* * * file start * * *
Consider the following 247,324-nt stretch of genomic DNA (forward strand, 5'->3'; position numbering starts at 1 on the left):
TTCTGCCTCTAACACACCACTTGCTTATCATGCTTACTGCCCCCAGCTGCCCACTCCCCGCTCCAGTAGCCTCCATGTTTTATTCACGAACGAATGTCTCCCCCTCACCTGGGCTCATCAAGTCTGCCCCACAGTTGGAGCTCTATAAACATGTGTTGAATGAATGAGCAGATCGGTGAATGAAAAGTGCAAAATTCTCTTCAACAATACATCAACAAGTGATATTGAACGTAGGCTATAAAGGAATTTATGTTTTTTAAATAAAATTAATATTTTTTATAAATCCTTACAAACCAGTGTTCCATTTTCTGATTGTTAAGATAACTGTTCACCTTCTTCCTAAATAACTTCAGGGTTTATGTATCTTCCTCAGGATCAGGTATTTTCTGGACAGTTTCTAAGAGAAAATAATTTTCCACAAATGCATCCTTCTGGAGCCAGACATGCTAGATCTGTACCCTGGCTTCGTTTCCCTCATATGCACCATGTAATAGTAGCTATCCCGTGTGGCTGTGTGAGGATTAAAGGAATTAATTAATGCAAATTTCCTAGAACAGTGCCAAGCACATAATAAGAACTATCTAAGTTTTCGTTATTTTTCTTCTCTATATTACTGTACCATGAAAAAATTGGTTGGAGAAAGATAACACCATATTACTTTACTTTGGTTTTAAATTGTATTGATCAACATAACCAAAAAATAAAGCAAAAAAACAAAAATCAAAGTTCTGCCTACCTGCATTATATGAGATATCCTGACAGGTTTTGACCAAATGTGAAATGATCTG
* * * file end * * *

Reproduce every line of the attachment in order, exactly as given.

Consider the following 247,324-nt stretch of genomic DNA (forward strand, 5'->3'; position numbering starts at 1 on the left):
TTCTGCCTCTAACACACCACTTGCTTATCATGCTTACTGCCCCCAGCTGCCCACTCCCCGCTCCAGTAGCCTCCATGTTTTATTCACGAACGAATGTCTCCCCCTCACCTGGGCTCATCAAGTCTGCCCCACAGTTGGAGCTCTATAAACATGTGTTGAATGAATGAGCAGATCGGTGAATGAAAAGTGCAAAATTCTCTTCAACAATACATCAACAAGTGATATTGAACGTAGGCTATAAAGGAATTTATGTTTTTTAAATAAAATTAATATTTTTTATAAATCCTTACAAACCAGTGTTCCATTTTCTGATTGTTAAGATAACTGTTCACCTTCTTCCTAAATAACTTCAGGGTTTATGTATCTTCCTCAGGATCAGGTATTTTCTGGACAGTTTCTAAGAGAAAATAATTTTCCACAAATGCATCCTTCTGGAGCCAGACATGCTAGATCTGTACCCTGGCTTCGTTTCCCTCATATGCACCATGTAATAGTAGCTATCCCGTGTGGCTGTGTGAGGATTAAAGGAATTAATTAATGCAAATTTCCTAGAACAGTGCCAAGCACATAATAAGAACTATCTAAGTTTTCGTTATTTTTCTTCTCTATATTACTGTACCATGAAAAAATTGGTTGGAGAAAGATAACACCATATTACTTTACTTTGGTTTTAAATTGTATTGATCAACATAACCAAAAAATAAAGCAAAAAAACAAAAATCAAAGTTCTGCCTACCTGCATTATATGAGATATCCTGACAGGTTTTGACCAAATGTGAAATGATCTG